Rare Cause of Cerebellar Mutism in Childhood: Vertebral Artery Dissection

Asian M., Kirik S., ÖZGÖR B. , GÜNGÖR S.

EUROPEAN JOURNAL OF THERAPEUTICS, vol.26, no.2, pp.152-154, 2020 (Journal Indexed in ESCI) identifier

  • Publication Type: Article / Article
  • Volume: 26 Issue: 2
  • Publication Date: 2020
  • Doi Number: 10.5152/eurjther.2019.18073
  • Page Numbers: pp.152-154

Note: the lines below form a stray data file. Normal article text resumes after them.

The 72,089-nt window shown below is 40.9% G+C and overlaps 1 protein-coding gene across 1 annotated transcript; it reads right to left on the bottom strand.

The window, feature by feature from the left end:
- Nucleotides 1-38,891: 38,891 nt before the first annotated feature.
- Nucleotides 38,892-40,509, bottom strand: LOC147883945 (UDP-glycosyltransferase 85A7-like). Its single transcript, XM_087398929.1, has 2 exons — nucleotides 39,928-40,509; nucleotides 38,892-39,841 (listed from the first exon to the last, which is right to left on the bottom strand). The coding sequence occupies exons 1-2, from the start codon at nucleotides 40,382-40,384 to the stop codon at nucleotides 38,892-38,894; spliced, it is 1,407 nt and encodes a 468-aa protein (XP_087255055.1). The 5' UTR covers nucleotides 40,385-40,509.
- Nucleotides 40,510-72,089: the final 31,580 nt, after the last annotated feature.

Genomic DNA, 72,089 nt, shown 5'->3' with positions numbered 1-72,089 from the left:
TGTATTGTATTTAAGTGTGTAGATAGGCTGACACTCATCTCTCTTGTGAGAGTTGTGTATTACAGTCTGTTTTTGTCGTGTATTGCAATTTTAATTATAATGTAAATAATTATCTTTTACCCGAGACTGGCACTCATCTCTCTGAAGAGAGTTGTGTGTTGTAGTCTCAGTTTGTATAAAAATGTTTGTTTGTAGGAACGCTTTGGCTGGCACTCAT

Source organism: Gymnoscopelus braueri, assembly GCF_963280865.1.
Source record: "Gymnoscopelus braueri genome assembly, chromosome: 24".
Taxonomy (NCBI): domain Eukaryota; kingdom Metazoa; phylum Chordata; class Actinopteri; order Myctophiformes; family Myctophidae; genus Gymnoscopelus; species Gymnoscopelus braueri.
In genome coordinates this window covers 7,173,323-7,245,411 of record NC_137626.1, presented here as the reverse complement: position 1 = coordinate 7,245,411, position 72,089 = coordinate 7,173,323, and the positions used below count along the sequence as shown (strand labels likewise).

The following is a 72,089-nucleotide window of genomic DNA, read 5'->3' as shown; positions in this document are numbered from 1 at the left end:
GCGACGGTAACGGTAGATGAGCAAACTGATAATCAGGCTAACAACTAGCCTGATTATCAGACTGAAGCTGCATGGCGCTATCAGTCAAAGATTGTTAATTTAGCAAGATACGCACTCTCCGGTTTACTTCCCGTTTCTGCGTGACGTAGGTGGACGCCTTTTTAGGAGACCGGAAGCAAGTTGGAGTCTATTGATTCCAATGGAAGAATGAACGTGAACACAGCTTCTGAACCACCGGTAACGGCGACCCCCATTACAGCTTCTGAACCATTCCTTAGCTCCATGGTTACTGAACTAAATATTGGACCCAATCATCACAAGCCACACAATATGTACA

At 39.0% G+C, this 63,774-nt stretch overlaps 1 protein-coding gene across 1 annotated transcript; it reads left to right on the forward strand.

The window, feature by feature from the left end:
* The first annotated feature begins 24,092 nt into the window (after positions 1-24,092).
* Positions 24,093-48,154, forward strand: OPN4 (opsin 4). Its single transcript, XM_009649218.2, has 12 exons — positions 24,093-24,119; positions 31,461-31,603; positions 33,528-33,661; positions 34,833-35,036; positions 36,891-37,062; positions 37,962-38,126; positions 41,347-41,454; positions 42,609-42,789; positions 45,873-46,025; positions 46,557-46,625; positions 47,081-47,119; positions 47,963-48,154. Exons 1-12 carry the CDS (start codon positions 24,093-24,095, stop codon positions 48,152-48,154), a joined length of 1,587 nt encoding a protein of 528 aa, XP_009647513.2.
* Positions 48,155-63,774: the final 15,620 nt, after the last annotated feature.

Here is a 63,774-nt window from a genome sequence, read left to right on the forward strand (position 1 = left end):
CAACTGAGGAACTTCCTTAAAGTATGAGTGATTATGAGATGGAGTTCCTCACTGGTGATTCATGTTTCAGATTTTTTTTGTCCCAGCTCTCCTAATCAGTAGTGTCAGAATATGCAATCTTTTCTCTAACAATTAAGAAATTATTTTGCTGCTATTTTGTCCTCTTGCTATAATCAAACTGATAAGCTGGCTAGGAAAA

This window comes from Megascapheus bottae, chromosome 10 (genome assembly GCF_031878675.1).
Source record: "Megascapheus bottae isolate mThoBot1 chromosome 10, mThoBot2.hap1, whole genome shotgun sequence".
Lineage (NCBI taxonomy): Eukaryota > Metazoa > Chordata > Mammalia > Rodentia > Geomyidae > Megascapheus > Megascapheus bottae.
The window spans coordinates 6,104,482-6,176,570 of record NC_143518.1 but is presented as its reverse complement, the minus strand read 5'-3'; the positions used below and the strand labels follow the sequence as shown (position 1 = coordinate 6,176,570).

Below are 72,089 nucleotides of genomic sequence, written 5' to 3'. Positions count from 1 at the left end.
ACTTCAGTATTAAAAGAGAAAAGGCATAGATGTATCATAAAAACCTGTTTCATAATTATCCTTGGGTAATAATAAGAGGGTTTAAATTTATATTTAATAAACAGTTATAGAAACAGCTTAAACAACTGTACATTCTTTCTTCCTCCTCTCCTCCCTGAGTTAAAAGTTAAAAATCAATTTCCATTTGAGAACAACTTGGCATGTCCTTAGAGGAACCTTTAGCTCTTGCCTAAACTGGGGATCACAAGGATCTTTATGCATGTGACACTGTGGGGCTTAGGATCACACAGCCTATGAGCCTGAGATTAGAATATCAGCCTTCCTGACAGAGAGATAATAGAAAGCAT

Vertebral artery dissection (VAD), an extremely rare childhood disorder, constitutes 2%-3% of cerebrovascular diseases (CVDs). The annual incidence of CVD in childhood is estimated to be 3-8 per 100.000. Although it is generally observed after trauma, it could also be observed simultaneously with trauma. CVD is diagnosed by cranial magnetic resonance imaging (MRI) and magnetic resonance angiography (MRA). However, the gold standard for CVD diagnosis is conventional angiography. A 12-years-old girl presenting with symptoms of headache and vomiting lasting for 5 days was hospitalized and followed up. In the neurological examination, muscle power in lower and upper extremes was 4/5 on the right and 2/5 on the left, while Babinski response was extensor on the left. Cranial MRA revealed a dissection in the right middle vertebral artery at the M1 segment, with vascular irregularity. Warfarin sodium was administered to the patient based on recommendation, and physical therapy was also started. Moderate recovery was observed in aphasia, and partial recovery was observed in left hemiplegia after 7 days of treatment. Cerebellar infarct and cerebellar mutism cases should be investigated for VAD. Early diagnosis and treatment are very pertinent for reduction of mortality and morbidity due to the disease. Angiography should be performed for diagnosis.